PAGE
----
LFW AW18: Richard Malone

FAST becoming London’s go-to designer for resourcefulness, Richard Malone’s AW18 show was full of purpose and meaning. Taking influence from his Irish working-class upbringing and the powerful women in his life Malone took the eccentric Unyoke Market, a place full of iron-fisted women, and turned it into high fashion. Playing with fabrics, mismatched seams, and clashing sleeves, Malone embodied the idea of vulgarity in fashion, a concept he is known to have explored in previous collections. Unrefined detail, however, cleverly shone a light on the sustainability factor of his pieces. Tassles that fell to the floor and bags that looked like fishing nets were handwoven entirely from recycled plastic. Recycled viscose also featured in the form of trousers and aprons.

Opening the show was a powerful dark-blue piece, and as the show continued we watched this shade of colour gradually transform into turquoise. This turquoise then merged into red, red merged into pink, and pink merged into green. Although the show was a varied spectrum, Malone cleverly placed similar tones together to create an easy flow of colour through the room. Malone’s market stall reference was felt throughout with some references more literal than others. Models graced the runway in aprons, headscarves, and artisanal jewellery. Basing the collection on an authentic, deeply rooted space, Richard Malone was able to celebrate feminity in an environment he understood and felt comfortable in. Silhouettes were flattering, draping was modest, and the flowing bottoms created an air of elegance.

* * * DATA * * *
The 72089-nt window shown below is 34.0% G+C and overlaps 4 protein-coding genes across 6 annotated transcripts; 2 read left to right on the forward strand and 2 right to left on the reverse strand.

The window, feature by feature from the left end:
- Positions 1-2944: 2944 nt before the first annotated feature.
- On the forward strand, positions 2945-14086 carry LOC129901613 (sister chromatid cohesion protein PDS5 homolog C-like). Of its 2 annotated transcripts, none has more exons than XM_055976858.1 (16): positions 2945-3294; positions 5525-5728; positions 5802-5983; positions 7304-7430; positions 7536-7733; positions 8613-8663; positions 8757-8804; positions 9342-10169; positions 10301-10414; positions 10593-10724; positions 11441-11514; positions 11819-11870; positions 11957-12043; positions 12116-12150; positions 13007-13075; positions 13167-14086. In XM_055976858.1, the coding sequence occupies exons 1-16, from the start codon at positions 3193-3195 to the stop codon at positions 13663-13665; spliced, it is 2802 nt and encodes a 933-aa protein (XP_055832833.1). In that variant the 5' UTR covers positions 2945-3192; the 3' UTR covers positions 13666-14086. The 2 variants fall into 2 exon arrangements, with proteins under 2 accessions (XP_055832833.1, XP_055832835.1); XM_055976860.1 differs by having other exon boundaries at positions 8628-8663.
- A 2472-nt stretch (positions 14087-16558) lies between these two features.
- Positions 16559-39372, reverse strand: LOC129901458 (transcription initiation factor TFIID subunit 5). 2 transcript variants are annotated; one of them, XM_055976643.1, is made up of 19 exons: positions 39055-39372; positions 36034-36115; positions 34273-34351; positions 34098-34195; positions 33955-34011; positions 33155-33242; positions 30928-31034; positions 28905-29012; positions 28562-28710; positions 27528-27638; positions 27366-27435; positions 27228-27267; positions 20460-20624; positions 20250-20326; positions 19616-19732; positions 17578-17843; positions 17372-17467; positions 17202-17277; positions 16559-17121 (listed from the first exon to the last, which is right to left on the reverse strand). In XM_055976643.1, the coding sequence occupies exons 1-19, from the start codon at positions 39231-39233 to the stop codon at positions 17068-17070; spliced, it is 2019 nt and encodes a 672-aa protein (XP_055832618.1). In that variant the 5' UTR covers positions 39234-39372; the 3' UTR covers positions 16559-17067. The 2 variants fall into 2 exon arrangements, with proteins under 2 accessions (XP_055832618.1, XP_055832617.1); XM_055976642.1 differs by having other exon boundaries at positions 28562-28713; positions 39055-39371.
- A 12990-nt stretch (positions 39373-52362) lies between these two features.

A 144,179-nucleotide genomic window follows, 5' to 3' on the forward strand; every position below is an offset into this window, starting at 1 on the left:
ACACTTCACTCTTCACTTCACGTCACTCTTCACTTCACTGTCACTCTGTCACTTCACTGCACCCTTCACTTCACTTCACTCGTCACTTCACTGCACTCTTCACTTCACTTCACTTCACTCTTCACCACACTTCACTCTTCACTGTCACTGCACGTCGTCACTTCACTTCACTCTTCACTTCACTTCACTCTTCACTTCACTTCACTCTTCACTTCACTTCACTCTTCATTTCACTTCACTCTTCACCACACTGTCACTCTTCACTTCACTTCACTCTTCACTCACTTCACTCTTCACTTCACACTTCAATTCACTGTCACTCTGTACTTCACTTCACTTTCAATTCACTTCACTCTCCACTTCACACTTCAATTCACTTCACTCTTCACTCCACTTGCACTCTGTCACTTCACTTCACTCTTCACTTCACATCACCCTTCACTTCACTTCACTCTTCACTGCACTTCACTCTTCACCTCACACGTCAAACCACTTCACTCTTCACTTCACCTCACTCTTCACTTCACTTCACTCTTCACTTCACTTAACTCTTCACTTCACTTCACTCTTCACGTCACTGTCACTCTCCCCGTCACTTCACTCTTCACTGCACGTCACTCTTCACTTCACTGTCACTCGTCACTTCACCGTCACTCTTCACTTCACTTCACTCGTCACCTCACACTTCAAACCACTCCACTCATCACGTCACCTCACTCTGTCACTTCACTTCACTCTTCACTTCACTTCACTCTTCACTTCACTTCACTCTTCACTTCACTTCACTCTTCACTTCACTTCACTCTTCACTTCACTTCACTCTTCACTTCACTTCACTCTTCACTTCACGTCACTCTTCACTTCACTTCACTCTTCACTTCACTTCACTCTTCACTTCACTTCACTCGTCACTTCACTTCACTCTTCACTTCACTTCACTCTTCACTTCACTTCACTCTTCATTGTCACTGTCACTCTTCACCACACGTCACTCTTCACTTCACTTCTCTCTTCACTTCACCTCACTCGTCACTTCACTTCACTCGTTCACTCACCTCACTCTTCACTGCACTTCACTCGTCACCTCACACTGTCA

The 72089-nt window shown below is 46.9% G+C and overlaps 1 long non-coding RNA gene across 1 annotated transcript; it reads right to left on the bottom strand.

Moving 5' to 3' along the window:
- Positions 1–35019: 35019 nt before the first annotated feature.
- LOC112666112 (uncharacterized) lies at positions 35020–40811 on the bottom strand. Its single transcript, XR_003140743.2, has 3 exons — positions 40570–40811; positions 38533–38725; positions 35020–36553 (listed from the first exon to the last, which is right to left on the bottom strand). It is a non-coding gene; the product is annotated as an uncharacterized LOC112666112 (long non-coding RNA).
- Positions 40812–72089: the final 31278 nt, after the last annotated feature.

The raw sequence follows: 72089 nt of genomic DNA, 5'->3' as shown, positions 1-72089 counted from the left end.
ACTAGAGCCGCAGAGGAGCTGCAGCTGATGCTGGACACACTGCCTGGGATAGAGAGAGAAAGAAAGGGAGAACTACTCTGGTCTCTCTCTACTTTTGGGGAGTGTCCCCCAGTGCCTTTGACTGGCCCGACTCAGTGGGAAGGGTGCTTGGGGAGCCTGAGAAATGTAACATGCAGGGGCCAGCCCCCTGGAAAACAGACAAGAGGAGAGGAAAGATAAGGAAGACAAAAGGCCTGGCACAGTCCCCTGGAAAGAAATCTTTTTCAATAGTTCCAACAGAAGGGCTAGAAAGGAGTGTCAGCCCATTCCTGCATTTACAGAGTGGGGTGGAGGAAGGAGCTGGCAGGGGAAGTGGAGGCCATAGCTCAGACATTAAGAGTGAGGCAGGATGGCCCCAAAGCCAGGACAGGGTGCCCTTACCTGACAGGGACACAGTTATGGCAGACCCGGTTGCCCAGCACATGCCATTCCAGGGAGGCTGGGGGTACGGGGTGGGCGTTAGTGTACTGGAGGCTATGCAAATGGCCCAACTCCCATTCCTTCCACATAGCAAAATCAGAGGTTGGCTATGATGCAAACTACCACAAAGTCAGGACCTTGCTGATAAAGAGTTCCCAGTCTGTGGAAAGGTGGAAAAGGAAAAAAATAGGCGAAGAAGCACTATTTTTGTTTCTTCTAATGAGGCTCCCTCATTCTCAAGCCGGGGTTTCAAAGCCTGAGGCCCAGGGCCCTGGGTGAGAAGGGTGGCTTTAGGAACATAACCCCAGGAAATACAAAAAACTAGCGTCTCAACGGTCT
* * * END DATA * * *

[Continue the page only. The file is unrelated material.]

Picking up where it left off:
Fabric manipulation was commendable. Wool was introduced into the collection in the form of large circular shapes, quilted jackets, and structured collars. Malone’s ability to accentuate the female form is also admirable. Splits up the knee revealed sharp, pointed boots, split seams curved to fit the body and opened to reveal ribbed textures, and decorative seams with fringing were placed on the front of trousers to elongate the model’s legs. Check and dogtooth, timeless prints, were used in a way that seemed unprecedented. With a fashion consciousness and an incredible understanding of fabrics and the female form, Malone is set to conquer the fashion industry.

by Lily Rimmer


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